Make sure that you have practised these phrases several times, and know how they should sound. Listening to the words beforehand on forvo.com is really helpful for this.
Another handy group of phrases to have ready are those that you may need to ask related to language learning. For example “Can you please repeat that more slowly?” or “Can you write it down for me?” These will become invaluable during your first conversations in the language.
There are of course more in-depth strategies for preparing for a Skype chat, but just knowing a few phrases you want to say in advance will take you really far.
Step 2: Tackle Your Nerves
Feeling nervous? So is the other person!
One of the biggest reasons I hear that people don't take the plunge to practice on Skype is nerves!
I'm always hearing, “Benny, I'm shy!” or “Benny, I'm scared!” Well, I can't change that, but I can tell you that your exchange partner is likely just as nervous as you are.
The person on the screen won't be scrutinizing your language skills the way you imagine they will be. They won't be judging you. They won't be annoyed with your mistakes or slow speech. They'll probably be too busy worrying that you will judge them, that you will be annoyed with them. They'll be focusing on their own mistakes, not yours!
A lot of people get nervous the first time they speak with a native speaker. You'll probably never feel totally “ready” to start speaking with another person. This is completely normal.
In fact, if you feel “ready” to speak with a native speaker, then you’ve probably waited too long! Feeling a bit terrified during your first conversation is to be expected and, while I can’t give you a magic pill to take away the nerves, I can tell you that this is absolutely temporary.
Once your first conversation is over, it will only get easier. In fact, it will start to get easier in the first 2 minutes of your conversation! Just hang in there and soon enough you’ll start to get into the flow of things.
How to Set Up Your Computer for a Skype Language Exchange
When I have a speaking session on Skype, I make sure that my computer desktop is set up in an optimal way. There are a few specific windows you should be sure to keep open on your computer while you’re chatting with a native speaker:
- Your list of phrases and keywords in a notepad document
- Google Translate to use during the conversation
- An online dictionary to find words in your target language
If you have these open in tabs in your browser, or in easily accessible windows, all of the information you might need during the conversation is at your fingertips and easily accessible. This allows you to focus on practising speaking, rather than scrambling to look things up.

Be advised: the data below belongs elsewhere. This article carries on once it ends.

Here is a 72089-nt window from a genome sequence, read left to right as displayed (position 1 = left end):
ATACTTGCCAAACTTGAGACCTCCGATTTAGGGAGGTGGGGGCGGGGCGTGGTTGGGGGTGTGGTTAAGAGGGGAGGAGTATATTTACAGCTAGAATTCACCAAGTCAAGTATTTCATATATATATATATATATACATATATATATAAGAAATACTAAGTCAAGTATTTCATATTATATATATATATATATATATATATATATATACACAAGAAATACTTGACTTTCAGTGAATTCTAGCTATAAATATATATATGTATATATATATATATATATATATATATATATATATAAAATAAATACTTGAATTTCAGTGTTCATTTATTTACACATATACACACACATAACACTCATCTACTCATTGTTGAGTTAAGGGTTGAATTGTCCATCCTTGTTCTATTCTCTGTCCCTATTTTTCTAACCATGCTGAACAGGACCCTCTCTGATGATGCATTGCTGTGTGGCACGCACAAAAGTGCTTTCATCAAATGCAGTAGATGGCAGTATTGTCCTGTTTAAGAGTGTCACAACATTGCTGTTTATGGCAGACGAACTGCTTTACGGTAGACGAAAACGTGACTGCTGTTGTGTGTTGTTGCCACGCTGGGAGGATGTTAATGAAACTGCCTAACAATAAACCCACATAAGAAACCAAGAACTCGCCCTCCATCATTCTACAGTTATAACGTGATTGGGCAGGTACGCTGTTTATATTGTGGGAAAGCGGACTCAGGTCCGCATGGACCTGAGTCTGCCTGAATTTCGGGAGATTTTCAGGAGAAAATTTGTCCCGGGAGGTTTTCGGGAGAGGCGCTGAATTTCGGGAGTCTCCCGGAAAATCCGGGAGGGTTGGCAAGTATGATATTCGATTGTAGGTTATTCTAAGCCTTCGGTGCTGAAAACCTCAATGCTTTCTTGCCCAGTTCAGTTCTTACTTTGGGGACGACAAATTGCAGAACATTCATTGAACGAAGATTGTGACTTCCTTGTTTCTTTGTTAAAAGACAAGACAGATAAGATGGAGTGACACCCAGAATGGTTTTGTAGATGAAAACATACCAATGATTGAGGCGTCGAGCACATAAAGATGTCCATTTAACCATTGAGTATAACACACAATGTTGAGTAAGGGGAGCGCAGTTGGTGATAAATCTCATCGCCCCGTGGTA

This might seem like “cheating”, since you have the things you want to practise right in front of you. But this is about getting used to speaking in the language. And the fastest way to become comfortable speaking and gain confidence in your ability is to open your mouth.
In time, you’ll be able to speak without those “cheat sheets” on your computer screen. In fact, using this sort of system, you’ll find yourself progressing to new phrases and words much faster than if you were always trying to reproduce them from memory.
5 Tips to Make the Most of Your Skype Language Exchange
Here are a few other tips that can help make your Skype call much more effective:
Tip 1: Open Your Mouth!
The best way to make the most of your Skype language practice is to open your mouth and speak! Enjoy getting to know someone from the other side of the planet.
It’s amazing when you think about how technology is brings this world closer together. Thanks to this amazing software called Skype, you no longer need to travel thousands of miles to converse with a native speaker!
Tip 2: Use Video, Not Just Voice
To make sure your Skype call is as effective as possible, try to have a video call.
“Can’t I just have a voice call?” you might ask, and sure, while that is technically possible, I highly recommend you arrange a video call with your native speaker.
Over 90% of communication is nonverbal, so body language can play a big part of getting your point across, or understanding what the other person is saying.
Seeing the person also gets you used to observing cultural cues that people use when speaking in that language. How someone uses their hands or shows emotion on their face can vary from culture to culture. Seeing it first hand will give you insight into the cultural nuances of how people communicate.
Tip 3: Try the Bingo! Strategy
Another way to make the most of your call is use the “Bingo” strategy, which my partner Lauren came up with. Essentially, Lauren has a list of possible things to say, and plays a bingo game with herself to try and practise all the phrases on the list. If she does this, it’s Bingo! For each phrase she uses it gets ticked off the list. (You can read all about it on her 2 Week Russian language study update here.)
Tip 4: Use Technology to Your Advantage
Try recording your Skype conversation to review later on. (To do this, always get permission first from your teacher, and don't share the video unless you get permission for that, too).
If you record your session, you'll be able to look back and figure out that word you didn't understand, or watch again to remember all the words you wanted to say but didn't know how. This way, you'll be better prepared for next time.
You can also ask your teacher to incorporate Google Doc documentation, screen sharing, or other technologies into your lessons.
Tip 5: Review Your Notes After the Call
Lastly, don't close your computer the moment your Skype call ends.
Instead, spend an extra ten minutes looking back at the notes in the Skype chat box. What words did your teacher type out that you didn't know? What new phrases should you add to your study list or Anki deck? Were there any conversation topics that you struggled with during the conversation?
This “debriefing” time is so important to make sure that everything you just learned doesn't get lost, but gets reincorporated into your study strategy.